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Dreams and disillusionment in the City of Light : Chinese writers and artists travel to Paris, 1920s-1940s

  • Author(s): Chau, Angie Christine
  • Chau, Angie Christine
  • et al.
Abstract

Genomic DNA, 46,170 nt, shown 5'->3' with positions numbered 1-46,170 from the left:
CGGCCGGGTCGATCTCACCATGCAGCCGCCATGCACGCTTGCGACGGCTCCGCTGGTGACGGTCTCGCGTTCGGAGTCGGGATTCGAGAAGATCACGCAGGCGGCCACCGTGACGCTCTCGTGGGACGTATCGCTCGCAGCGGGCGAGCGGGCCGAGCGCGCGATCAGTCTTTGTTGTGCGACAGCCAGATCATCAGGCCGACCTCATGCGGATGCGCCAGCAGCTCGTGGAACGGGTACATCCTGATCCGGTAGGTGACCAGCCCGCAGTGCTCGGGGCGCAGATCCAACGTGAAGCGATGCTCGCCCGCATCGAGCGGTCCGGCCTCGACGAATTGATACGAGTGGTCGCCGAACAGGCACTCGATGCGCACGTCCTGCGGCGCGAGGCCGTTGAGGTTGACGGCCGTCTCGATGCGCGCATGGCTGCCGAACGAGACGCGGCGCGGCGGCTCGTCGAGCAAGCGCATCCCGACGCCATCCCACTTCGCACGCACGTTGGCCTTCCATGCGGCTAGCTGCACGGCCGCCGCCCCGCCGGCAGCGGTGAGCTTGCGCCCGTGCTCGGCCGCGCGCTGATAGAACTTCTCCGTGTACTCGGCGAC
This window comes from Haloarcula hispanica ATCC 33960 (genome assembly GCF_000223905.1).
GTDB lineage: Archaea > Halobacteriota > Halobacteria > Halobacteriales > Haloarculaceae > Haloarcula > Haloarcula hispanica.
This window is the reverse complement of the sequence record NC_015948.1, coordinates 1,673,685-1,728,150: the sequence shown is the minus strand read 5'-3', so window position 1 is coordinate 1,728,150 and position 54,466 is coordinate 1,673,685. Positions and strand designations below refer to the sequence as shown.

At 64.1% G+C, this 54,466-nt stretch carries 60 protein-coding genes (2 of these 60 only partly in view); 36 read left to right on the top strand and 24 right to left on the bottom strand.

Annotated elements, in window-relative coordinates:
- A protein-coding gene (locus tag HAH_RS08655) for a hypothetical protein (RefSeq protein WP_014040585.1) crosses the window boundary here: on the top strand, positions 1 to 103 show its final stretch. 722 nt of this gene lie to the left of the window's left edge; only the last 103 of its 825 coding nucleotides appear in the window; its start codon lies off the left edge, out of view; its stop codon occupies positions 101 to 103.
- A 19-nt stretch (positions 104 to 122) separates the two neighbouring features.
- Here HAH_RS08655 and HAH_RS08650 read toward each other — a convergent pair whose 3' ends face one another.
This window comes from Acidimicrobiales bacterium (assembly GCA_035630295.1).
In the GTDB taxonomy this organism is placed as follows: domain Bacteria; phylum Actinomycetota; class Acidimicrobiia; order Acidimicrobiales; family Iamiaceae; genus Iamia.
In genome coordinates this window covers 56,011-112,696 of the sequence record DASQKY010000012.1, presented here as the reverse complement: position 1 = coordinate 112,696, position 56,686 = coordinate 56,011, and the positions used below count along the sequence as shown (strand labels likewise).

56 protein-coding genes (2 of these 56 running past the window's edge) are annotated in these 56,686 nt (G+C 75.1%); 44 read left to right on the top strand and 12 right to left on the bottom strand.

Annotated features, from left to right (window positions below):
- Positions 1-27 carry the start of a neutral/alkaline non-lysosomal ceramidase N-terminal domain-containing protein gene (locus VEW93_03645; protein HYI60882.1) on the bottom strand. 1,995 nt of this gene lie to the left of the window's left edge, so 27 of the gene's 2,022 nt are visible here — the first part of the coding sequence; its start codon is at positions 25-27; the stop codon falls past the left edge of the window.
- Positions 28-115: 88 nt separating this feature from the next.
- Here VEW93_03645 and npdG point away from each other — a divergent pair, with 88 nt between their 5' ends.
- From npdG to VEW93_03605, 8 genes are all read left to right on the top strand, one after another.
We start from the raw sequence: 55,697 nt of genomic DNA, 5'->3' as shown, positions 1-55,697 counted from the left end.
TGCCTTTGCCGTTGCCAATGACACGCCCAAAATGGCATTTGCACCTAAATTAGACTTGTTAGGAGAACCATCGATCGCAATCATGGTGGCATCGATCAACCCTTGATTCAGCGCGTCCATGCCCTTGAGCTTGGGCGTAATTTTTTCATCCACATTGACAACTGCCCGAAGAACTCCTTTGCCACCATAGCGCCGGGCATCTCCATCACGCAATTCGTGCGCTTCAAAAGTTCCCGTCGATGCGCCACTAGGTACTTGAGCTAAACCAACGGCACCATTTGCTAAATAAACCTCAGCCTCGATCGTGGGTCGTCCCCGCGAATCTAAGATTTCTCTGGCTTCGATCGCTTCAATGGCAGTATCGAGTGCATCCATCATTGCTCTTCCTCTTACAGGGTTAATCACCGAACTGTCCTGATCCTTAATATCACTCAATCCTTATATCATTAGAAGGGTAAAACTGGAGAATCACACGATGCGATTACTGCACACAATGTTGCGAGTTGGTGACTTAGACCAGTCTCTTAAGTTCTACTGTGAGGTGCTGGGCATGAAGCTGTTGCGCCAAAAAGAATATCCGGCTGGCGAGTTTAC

My dissertation on Chinese writers and artists that traveled abroad to Paris from the 1920s to 1940s discusses several intersections between modern Chinese literature and visual art and consists of five chapters. The first chapter, an introduction, provides historical background and contextualization of the study abroad movement in China and the significance of dreaming in literature, as well as a comparison of travel writing in the Western and Chinese traditions. The four subsequent chapters focus on the bilingual, experimental verse of modernist poet Li Jinfa; Chang Yu's nude and chrysanthemum oil paintings; Fu Lei's travel writing and art criticism; and humorous travel sketches by the fiction writer Xu Xu. Throughout my dissertation, I argue that these four young men were shaped by their travels to France in the first half of the 20th century. Faced with a French culture in decline, these travelers detached themselves in varying degrees from the mainstream ideology of political revolution and the discourse of national salvation during the Republican era. They chose instead to retreat to alternative spaces of the imagination, dreams, and classical aesthetics, and as a result were marginalized by the national canons of literature and art history. I read the motif of dream in their work, as a symbol of their political detachment, nostalgia for home, and disillusionment with Western modernity. My project is in dialogue with current scholarship in modern Chinese studies, comparative literature, world literature, and diaspora studies. Paris, long a site in the modern Chinese cultural imaginary, incited equal feelings of hope and disillusionment in Chinese youth. These diverse views of home, travel, and detachment can help us consider questions about the role of translation and the circulation of bodies and literature during this early moment of encountering modernity, when artists and writers were forced to negotiate their national identity in the increasingly divided political sphere from a place distinctly outside of China. This earlier period also informs the contemporary era of globalization and transnationalism, in which China plays a new role as a global economic power, and questions about translation continue to persist

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